If people ask me what distribution of Linux I run on my laptop I tell Ubuntu but in all honesty that’s not entirely true and I’ll explain that later.
I have been using Ubuntu for a couple of years, mostly because when I was looking for a distribution for my laptop it was Ubuntu which just worked out of the box, unlike Fedora or Suse. Many years have passed since that decision and things have changed with Ubuntu. The default software provided by Ubuntu has changed drastically and with the upcoming Ubuntu Lucid Lynx it will be changing even more. I didn’t like the changes the made in the past and I don’t like the changes they are making for Lucid Lynx. Don’t get me wrong, I don’t hate all things they change, new kernels, upstart are just a few things that I agree with. What I don’t agree with is what I like to call the dumbing down of applications and bloating of applications.
Just because computers get more powerful, have bigger disks and get more memory doesn’t justify to bloat your software. Take Tomboy for example, the default and very simple note taking application in Gnome. If you want to install Tomboy it requires Mono which consists of 25 extra packages totaling a combined space of 22 MB on your drive. I don’t know what will be running in memory but it can’t be low, Tomboy itself occupies 10 MB while the alternative gNote is 6MB and it does the exact same task, maybe even quicker.
And it’s that bloating of the software that made me make drastic changes to my setup over time, and that’s what I mean when I mentioned at the beginning of this article that I’m not really running Ubuntu.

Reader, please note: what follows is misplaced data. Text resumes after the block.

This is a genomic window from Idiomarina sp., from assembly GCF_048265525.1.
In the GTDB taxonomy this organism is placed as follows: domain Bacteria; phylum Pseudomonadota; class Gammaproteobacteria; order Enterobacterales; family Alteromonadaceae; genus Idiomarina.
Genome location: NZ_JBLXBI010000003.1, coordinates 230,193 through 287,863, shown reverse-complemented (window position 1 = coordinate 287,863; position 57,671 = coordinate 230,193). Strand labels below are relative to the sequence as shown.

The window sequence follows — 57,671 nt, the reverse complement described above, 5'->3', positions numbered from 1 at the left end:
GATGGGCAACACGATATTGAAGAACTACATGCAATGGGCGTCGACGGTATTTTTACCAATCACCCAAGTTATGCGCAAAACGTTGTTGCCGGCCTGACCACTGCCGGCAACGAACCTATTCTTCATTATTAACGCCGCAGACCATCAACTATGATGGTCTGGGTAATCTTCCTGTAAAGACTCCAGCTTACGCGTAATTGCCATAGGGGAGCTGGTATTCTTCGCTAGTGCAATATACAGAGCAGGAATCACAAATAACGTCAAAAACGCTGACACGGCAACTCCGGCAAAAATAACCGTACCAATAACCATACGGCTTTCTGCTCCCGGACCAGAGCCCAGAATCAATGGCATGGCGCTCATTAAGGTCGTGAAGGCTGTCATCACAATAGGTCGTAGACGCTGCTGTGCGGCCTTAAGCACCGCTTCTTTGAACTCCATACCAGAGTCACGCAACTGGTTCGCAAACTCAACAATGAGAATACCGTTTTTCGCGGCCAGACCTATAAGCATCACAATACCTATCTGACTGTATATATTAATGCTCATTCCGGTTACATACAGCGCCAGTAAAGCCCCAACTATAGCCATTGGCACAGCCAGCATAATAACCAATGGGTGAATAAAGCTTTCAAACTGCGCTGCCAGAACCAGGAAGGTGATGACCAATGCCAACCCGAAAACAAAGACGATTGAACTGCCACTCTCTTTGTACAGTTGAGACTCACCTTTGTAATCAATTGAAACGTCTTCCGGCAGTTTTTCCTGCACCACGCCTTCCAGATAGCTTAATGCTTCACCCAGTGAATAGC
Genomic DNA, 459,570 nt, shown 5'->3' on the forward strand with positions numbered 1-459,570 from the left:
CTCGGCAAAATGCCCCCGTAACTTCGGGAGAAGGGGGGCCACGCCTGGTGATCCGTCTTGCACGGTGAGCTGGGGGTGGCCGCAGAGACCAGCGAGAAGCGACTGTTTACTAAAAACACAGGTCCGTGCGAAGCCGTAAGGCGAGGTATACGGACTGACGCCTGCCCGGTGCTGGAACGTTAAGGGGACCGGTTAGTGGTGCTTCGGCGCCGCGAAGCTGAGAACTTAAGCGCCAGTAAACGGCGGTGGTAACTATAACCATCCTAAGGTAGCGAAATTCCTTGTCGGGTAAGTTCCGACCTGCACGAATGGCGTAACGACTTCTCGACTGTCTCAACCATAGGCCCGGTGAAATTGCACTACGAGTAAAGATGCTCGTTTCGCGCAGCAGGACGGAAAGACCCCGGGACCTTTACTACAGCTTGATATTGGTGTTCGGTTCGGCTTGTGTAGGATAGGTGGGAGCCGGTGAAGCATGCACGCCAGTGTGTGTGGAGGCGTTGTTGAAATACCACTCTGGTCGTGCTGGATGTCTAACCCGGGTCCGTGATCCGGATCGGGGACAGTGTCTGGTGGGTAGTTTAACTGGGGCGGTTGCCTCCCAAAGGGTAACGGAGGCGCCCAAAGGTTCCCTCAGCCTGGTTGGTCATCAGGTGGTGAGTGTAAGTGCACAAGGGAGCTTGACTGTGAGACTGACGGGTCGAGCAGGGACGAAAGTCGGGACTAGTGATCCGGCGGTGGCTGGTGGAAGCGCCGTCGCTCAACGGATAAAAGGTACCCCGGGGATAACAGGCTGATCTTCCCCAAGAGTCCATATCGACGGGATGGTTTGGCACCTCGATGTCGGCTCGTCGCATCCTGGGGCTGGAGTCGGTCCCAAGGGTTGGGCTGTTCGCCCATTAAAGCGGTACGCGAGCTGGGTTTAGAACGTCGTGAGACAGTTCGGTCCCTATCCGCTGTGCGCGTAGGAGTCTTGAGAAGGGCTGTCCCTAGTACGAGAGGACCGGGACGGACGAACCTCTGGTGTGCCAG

Of the applications I use almost daily on my laptop, 80% is not coming from Ubuntu’s repository.
- Kernel – From Ubuntu’s sources, modified and self compiled
- Mail – Claws Mail, self compiled
- Browser – I actually use two, Firefox and Google Chrome. I download the official packages and installed it for Firefox, for Chrome I’m using their repository
- Video Driver – I download the nVidia install package from their site and install it
- PDF Reader – Acrobat, download from Adobe’s site
- Social Networking – Tweetdeck, downloaded and installed from their site.
- Flash integration – Official download from Adobe
- RSS reader – I don’t even know what the default reader is in Gnome but I use Liferea, self compiled.
- Video Player – mPlayer SVN version, self compiled with VDAU support
- Note taking – gNote, from their PPA.
- Password Vault – Keepassx, from their PPA
- Messaging – Pidgin, self compiled
- Torrent client – rtorrent, self compiled.
- revision software – Git, self compiled
Looking at this list it makes me wonder if I have a good reason to stick with Ubuntu, and the conclusion is I don’t, I could switch to an alternative distribution, DEB based, RPM based, Slackware or any other kind that’s out there but I like to think I give back to the Ubuntu community by way of my How to compile your custom Kernel articles and my Git repository. For now I’ll stick with Ubuntu and yes I will be updating to Lucid Lynx when it comes out.
Let me know what you run and if you run “alternative software” or out of the box software.